When a player knows his captain will support him in the tough times, you can be sure they will be happy to follow him into the trenches when he needs them the most
If Michael Vaughan and his band of Ashes heroes were awarded MBEs after the 2005 series then Andrew Strauss should be knighted after Sunday's monumental victory at The Oval.
He has been outstanding and it is no wonder he was chosen as the winner of the Compton-Miller medal as the Player of the Series.
At the start of the summer it was my opinion that the performance of the captains would be crucial to the outcome of the series.
A confident and buoyant leader is usually the driving force behind a team's success or failure, and in this instance, while Ricky Ponting was excellent, Andrew Strauss was Herculean in every sense of the word.
While Strauss's tally of runs is worth applauding, it was the manner in which he went about his business which was even more significant. He had a glint in his eye which indicated a steely resolve and focus which I am certain reflected his determination, not only to make up for the humiliation of the 2007 drubbing in Australia, but also to stamp his mark on the captaincy of his country.
And while he could not have asked for a better start with this victory, his reputation is developing rapidly in more ways than one. Tactically he will keep getting better, but his intuition under pressure is an asset which will be like gold to him as a leader.
After the fourth Test loss at Headingley, he stood tall and urged people not to panic. A lesser character would have settled for wholesale changes and band aid strategies but he encouraged the selectors to stick with their consistent selection plan and back the men who had played so well in the previous three Test matches.
While he isn't afraid to make the tough call as he did with Ravi Bopara and Graham Onions, he will earn invaluable respect from his players if he keeps backing them in public and behind doors with the selectors.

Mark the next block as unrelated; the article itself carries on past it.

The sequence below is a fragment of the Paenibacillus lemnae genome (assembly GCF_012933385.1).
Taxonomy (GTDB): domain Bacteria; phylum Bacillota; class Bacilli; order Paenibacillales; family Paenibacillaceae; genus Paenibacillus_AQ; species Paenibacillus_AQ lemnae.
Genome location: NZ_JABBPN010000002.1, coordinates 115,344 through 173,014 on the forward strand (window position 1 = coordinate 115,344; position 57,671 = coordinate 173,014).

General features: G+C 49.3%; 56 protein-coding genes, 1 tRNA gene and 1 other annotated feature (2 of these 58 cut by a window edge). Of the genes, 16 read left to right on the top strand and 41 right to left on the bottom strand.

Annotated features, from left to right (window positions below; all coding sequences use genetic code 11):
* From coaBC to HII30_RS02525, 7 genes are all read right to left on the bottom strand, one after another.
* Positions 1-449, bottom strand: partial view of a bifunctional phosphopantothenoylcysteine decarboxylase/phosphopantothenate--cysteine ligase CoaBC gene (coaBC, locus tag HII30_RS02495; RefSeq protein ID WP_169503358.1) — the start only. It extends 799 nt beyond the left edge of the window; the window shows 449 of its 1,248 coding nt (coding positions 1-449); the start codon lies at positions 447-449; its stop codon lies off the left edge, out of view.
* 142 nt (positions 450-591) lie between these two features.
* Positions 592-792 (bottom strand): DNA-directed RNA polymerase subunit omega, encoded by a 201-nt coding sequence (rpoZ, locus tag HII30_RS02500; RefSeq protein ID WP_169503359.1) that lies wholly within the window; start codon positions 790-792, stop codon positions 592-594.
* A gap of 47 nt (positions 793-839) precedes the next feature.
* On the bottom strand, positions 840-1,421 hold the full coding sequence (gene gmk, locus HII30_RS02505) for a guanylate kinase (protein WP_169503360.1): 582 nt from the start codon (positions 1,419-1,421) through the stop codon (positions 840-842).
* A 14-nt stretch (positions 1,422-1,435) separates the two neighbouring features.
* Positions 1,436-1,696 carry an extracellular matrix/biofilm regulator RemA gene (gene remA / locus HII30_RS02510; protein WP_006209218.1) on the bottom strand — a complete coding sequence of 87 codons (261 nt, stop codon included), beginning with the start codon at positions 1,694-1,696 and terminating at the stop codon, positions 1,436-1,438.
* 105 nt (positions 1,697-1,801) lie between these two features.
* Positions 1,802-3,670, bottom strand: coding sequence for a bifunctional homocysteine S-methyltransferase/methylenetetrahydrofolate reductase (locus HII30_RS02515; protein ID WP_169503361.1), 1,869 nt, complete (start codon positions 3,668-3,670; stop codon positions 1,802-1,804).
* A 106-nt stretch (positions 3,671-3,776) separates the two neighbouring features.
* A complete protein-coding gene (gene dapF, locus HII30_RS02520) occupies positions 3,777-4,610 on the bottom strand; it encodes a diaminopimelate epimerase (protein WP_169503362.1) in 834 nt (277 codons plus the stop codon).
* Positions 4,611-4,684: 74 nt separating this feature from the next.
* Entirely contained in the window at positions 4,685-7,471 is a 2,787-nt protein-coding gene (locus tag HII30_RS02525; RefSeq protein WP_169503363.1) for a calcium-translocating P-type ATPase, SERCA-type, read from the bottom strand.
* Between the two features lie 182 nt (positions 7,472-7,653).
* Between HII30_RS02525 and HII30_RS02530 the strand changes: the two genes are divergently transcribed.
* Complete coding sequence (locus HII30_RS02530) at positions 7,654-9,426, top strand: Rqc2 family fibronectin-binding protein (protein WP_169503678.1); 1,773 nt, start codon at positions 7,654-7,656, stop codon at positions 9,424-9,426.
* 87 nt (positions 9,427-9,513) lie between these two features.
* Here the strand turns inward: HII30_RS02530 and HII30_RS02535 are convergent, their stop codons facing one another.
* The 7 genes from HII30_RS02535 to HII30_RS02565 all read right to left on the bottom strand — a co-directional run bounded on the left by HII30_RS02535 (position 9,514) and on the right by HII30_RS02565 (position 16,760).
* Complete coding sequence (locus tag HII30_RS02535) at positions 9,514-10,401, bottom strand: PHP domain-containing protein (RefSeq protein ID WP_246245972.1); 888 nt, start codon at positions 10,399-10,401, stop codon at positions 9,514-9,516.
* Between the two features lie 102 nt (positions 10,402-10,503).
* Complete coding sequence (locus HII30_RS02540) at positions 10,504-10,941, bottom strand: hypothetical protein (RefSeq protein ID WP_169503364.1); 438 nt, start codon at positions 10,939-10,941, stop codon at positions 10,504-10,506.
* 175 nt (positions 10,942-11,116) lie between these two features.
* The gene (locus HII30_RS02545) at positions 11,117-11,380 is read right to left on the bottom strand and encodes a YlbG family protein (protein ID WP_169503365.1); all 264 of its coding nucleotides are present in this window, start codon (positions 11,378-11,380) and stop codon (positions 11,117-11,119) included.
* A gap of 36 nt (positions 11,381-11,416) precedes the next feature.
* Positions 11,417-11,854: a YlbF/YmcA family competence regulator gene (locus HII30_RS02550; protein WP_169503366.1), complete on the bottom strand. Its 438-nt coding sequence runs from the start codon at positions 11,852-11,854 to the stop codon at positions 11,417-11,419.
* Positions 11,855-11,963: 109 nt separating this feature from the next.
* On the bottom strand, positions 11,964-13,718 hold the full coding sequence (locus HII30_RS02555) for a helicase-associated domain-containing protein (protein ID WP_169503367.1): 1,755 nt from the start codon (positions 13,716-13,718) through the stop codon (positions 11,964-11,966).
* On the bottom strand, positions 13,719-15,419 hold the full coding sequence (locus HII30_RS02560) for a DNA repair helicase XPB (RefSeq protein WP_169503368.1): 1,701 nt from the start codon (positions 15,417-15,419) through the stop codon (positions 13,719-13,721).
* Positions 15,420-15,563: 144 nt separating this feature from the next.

When a player knows his captain will support him in the tough times, you can be sure they will be happy to follow him into the trenches when he needs them the most.
Gaining your players' respect is the most important part of leadership and by batting like he is and supporting his men like he does, it is no surprise his team rose up so triumphantly here at The Oval.
From the outside he also seems to have formed a strong alliance with the coach, Andy Flower, and as in all great organisations, a tight leadership group usually means a happy and eager flock.
In this captain/coach combination England have a wonderful opportunity to go from strength to strength in the international game.
If they can just eliminate those 'really bad' days which Strauss alluded to at the end of the game, then there is no reason why they can't become a consistent force on the world stage.
Australia should take the lead from Strauss and remember now is no time to panic
Obviously Andrew Flintoff will be missed as he is a genuine superstar of the game but the emergence and development of Stuart Broad over the last couple of years is enough to bring a smile to the face of all English supporters. He has been fantastic in the latter half of this series and is sure to become a major star over the next decade.
Jonathan Trott's debut was classy and courageous and is a fantastic example of how the First Division of county cricket is reducing the gap between the domestic game and Test cricket in this country.
For the past few weeks I have came under some fire for my so called 'leaked dossier', particularly about my observations about Prior and Swann.
What I will say now is that I have been hugely impressed with Matt Prior's improvement and having seen first hand how hard he has been working on his game he deserves high praise for his part in the success of this series.
Equally, Graeme Swann is the type of player who rubs you up the wrong way as an opponent, but I am sure is one who you would love to have in your team.
There are plenty of those players in the world and it has been his energy and enthusiasm which has helped him make strong contributions, especially in the two winning Tests of the summer.
All up, the series has been a close one, there is no doubting that. Australia will be shattered not only by losing the Ashes but also by dropping down the Test rankings ladder.
Ricky Ponting is strong and very proud and while his beer wouldn't have tasted all that sweet after the game, he knows he also has enough good players to mould into a very good team.
Young teams take time to develop and Australia should take the lead from Strauss and remember now is no time to panic.